Woolwich suspect ‘targeted repeatedly’ by ‘hostile’ prison guards

Jeremiah Adebolajo lodges formal complaint following claims officers knocked brother Michael’s teeth out when they ‘smashed his head against a window’

Woolwich murder suspect Michael Adebolajo has been targeted repeatedly by prison officers, and was pushed against a window in an alleged attack which knocked out two of his teeth, his younger brother claimed yesterday.

Jeremiah Adebolajo, 26, said that he spoke to his brother nearly every day, and that they had written correspondence, all of which said that members of the Prison Service had been “very hostile towards him”.

Speaking to the BBC and the Observer, Jeremiah said: “These guys targeted him. They were waiting for the opportunity to do him over.” He added that the abuse could only really come from guards, because his brother is in category A solitary confinement, never meeting other prisoners.

Five staff at Belmarsh Prison, where Adebolajo, 28, is being held on suspicion of murdering Drummer Lee Rigby, were suspended on full pay after the incident on Wednesday.

Jeremiah said the alleged assault involved officers pushing his brother’s head against a window when he was already restrained, adding: “I wonder why it took five prison officers to restrain one man and how in the course of that restraint his teeth were able to be knocked out.”

He said: ““They decided to twist his arm back... the arm that had been shot.... He manoeuvred out of that so they smashed his head against a window.”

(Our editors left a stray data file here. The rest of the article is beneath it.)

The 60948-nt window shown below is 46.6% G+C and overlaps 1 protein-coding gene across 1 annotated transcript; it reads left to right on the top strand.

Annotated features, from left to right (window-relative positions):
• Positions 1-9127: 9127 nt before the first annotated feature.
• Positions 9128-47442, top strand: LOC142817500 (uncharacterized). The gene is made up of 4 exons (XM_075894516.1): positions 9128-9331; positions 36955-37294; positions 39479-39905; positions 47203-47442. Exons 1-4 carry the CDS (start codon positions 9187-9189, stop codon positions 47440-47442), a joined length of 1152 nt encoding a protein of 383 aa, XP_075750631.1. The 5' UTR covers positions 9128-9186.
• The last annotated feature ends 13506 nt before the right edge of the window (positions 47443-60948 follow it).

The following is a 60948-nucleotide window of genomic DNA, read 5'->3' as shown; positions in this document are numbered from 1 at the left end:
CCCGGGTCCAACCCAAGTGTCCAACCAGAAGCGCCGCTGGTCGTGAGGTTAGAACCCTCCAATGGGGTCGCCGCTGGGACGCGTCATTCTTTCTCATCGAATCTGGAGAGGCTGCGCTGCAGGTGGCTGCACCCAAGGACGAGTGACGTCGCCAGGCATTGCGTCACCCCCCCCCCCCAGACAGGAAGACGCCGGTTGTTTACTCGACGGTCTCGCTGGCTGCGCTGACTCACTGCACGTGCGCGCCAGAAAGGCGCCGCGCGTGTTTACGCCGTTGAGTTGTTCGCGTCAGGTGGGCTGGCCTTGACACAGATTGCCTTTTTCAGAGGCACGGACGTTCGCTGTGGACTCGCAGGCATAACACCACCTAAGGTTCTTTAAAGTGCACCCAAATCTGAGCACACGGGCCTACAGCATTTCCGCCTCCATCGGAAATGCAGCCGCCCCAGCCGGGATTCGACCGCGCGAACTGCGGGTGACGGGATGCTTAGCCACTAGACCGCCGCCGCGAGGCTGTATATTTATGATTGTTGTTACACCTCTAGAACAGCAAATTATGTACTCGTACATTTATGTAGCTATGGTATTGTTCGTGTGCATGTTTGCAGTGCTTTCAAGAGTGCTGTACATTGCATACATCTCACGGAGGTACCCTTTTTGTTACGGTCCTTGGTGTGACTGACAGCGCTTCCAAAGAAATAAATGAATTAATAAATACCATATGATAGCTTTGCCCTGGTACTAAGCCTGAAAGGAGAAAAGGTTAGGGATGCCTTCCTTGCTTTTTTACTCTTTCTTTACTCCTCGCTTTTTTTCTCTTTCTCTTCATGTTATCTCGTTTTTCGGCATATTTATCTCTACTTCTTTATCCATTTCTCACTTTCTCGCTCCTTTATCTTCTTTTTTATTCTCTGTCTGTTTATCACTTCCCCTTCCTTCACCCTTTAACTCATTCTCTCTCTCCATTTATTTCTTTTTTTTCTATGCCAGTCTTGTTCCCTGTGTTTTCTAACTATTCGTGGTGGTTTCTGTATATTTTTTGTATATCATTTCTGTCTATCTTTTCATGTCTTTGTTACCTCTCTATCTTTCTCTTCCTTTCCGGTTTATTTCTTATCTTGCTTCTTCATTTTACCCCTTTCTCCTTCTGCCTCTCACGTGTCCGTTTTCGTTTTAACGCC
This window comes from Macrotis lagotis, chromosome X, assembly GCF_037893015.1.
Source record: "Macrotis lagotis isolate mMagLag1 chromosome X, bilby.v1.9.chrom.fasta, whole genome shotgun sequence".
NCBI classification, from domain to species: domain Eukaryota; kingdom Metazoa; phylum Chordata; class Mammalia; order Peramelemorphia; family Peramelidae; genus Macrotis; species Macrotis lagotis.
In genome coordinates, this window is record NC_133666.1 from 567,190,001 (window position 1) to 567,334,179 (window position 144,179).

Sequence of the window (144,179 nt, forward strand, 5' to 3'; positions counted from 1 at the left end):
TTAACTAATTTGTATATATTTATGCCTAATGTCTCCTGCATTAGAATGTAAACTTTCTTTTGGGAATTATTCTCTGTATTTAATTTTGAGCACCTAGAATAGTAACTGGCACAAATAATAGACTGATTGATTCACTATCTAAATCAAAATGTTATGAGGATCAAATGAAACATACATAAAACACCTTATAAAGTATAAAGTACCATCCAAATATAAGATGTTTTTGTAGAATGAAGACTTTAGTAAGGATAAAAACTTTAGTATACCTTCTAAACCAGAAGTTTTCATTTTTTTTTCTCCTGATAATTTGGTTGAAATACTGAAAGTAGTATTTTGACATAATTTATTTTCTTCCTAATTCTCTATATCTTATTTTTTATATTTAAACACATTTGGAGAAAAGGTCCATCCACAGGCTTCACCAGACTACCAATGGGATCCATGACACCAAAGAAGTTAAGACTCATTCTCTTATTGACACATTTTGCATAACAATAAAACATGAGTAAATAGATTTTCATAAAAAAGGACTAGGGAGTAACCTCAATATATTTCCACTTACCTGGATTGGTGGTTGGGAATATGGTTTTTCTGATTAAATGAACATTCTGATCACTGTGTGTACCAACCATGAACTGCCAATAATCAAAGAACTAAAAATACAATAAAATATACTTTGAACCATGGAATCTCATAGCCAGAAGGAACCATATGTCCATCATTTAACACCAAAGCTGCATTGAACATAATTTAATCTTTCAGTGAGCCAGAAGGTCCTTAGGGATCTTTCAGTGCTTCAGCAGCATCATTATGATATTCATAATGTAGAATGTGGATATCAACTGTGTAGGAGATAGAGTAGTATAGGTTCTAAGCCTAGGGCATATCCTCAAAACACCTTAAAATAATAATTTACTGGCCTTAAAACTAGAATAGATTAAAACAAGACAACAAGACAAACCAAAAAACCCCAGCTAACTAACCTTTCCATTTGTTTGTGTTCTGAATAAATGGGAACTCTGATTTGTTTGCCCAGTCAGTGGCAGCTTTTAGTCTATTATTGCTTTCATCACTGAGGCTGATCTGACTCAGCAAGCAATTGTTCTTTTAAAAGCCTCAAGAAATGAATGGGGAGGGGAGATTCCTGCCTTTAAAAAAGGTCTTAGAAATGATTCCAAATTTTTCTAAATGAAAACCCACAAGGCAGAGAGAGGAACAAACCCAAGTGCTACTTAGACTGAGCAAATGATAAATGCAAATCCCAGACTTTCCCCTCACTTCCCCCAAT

Following the alleged attack, Adebolajo’s brother claims the prisoner was denied immediate medical treatment - meaning the teeth could not be put back in. The Ministry of Justice refutes this claim, with a spokesperson telling the Observer the 28-year-old refused help initially, before he “was subsequently treated by healthcare staff”.

Jeremiah said the frequency of abuse against his brother had concerned the family for some time, but that they only decided to speak out now because of the severity of the incident on Wednesday. He told the BBC he had spoken to Adebolajo’s lawyer, and to the governor of Belmarsh, and that a formal complaint had been lodged.

Earlier the chairman of the Prison Officers Association, Peter McParlin, told BBC Radio 4’s Today programme that he was confident the five suspended staff would be “exonerated”.

He said: “We have spoken to our members and on the basis of what our members have told us they have done absolutely nothing wrong.” He said that while staff followed correct restraint procedures, which are designed to minimise injuries to all parties, “sometimes there are unforeseen consequences in any violent incident”.

He also hit out at the Ministry of Justice for “over-reacting” because of the notoriety of the prisoner, and criticised it for failing to do more to correct “sensationalist” and “false” reporting of the incident.

Metropolitan Police spokesman said: “We can confirm that an allegation of assault was passed to the Metropolitan Police Service on 17 July by Belmarsh prison. An investigation has been started. The Prison Service said it would be inappropriate to comment while that investigation was ongoing.

Adebolajo is accused together with Michael Adebowale, 22, of hacking Lee Rigby to death near Woolwich Barracks in south-east London on 22 May. The pair are due to stand trial at the Old Bailey on November 18.

Rigby was a machine gunner and ceremonial drummer serving with the 2nd Battalion the Royal Regiment of Fusiliers.

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